Users' conceptions of risks and harms on the Web: A comparative study

Batya Friedman, Helen Nissenbaum, David Hurley, Daniel C. Howe, Edward William Felten

Research output: Contribution to conferencePaper

20 Scopus citations

Abstract

In this study, we analyzed Web users concerns about potential risks and harms from Web use to themselves and to society at large. In addition, we assessed how strongly users felt something should be done to address their concerns. Seventy-two individuals, 24 each from a rural community in Maine, a suburban professional community in New Jersey, and a high-technology community in California, participated in an extensive (2-hour) semi-structured interview about Web security. Results show that Web users were primarily concerned about risks to Information, and secondarily about risks to People and Technology. Different sets of concerns were identified among the rural, suburban, and high-technology communities. Our discussion focuses on implications for interface design and information policy.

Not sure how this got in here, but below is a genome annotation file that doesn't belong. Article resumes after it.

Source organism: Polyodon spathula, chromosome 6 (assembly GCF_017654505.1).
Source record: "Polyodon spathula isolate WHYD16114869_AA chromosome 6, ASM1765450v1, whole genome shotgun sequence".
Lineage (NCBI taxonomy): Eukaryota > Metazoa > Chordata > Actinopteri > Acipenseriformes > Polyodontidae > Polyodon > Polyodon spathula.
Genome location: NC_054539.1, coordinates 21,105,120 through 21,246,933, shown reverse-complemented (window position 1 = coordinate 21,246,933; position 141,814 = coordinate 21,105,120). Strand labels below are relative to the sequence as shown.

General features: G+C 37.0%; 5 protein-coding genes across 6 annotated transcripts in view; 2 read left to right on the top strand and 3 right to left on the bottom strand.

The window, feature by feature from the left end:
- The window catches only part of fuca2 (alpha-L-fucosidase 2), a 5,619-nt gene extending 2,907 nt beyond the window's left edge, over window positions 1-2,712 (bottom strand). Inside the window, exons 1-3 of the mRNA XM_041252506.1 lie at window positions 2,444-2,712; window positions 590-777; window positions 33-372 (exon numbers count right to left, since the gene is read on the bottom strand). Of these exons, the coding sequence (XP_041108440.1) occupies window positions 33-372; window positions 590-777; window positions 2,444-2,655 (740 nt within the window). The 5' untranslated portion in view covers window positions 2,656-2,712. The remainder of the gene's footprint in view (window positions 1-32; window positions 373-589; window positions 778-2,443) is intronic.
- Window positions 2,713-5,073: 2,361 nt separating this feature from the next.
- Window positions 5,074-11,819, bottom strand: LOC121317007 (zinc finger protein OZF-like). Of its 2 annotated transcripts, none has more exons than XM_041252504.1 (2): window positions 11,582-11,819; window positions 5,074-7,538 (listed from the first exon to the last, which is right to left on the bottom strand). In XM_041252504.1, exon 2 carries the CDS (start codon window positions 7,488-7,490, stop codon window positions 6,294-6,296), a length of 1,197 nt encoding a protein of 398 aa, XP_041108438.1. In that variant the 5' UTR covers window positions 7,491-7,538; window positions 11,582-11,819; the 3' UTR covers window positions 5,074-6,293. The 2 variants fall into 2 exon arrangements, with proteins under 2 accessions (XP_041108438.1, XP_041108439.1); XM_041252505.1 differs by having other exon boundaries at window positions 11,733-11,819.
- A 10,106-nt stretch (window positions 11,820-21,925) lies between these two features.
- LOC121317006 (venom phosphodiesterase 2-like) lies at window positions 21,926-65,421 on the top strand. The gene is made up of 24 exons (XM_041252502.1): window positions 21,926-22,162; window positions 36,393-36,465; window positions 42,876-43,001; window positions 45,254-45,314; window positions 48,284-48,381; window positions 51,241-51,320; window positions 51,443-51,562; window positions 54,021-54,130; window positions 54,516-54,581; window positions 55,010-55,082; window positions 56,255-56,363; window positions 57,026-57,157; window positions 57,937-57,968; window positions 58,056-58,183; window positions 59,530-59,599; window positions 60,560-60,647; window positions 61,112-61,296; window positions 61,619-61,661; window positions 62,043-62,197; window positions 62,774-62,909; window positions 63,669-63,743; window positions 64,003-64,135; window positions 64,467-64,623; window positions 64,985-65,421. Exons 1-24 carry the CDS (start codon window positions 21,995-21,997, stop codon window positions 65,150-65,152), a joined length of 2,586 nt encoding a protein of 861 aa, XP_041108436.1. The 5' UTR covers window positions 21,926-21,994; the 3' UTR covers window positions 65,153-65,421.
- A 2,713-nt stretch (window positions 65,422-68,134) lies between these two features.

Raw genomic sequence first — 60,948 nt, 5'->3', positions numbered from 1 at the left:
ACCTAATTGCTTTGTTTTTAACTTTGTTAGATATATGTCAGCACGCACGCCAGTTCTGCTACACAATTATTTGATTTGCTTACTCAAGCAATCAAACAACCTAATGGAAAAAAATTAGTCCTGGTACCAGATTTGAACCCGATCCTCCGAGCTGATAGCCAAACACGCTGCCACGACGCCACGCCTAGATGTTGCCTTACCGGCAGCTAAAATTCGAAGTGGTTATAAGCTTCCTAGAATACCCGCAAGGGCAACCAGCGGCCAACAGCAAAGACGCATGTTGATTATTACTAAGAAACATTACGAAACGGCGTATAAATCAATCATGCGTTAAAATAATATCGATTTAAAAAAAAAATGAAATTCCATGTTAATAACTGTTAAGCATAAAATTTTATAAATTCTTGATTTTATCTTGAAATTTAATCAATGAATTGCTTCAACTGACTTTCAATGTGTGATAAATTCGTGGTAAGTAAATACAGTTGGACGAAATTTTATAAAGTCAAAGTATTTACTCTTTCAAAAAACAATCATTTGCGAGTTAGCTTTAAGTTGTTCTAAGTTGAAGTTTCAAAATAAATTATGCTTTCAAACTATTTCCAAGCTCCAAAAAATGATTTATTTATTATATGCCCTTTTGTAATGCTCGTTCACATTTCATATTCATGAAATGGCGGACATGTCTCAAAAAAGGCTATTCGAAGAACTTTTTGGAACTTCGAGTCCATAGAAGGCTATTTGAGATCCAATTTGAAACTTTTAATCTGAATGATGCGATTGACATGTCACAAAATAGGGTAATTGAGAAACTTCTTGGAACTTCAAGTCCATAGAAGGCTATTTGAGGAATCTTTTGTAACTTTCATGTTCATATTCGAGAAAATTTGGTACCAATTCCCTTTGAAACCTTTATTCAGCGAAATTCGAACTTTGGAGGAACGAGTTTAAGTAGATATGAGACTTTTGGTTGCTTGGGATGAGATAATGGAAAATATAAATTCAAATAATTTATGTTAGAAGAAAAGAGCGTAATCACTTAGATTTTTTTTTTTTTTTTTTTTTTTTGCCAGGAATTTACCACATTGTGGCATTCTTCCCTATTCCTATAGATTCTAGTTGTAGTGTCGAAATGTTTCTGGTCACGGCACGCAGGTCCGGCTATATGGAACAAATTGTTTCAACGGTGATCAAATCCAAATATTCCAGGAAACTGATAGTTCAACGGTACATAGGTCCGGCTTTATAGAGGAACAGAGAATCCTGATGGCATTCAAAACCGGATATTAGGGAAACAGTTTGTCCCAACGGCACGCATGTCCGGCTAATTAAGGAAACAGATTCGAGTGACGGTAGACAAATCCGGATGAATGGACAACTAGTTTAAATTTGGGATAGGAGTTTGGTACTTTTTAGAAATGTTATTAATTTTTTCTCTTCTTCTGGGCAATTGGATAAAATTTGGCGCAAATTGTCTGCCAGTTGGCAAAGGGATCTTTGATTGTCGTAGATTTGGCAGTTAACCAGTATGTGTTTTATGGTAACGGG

Original languageEnglish (US)
Pages614-615
Number of pages2
StatePublished - Dec 1 2002
EventConference on Human Factors in Computing Systems - Minneapolis, MN, United States
Duration: Apr 20 2002Apr 25 2002

Other

OtherConference on Human Factors in Computing Systems
CountryUnited States
CityMinneapolis, MN
Period4/20/024/25/02

All Science Journal Classification (ASJC) codes

  • Software
  • Human-Computer Interaction
  • Computer Graphics and Computer-Aided Design

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    Friedman, B., Nissenbaum, H., Hurley, D., Howe, D. C., & Felten, E. W. (2002). Users' conceptions of risks and harms on the Web: A comparative study. 614-615. Paper presented at Conference on Human Factors in Computing Systems, Minneapolis, MN, United States.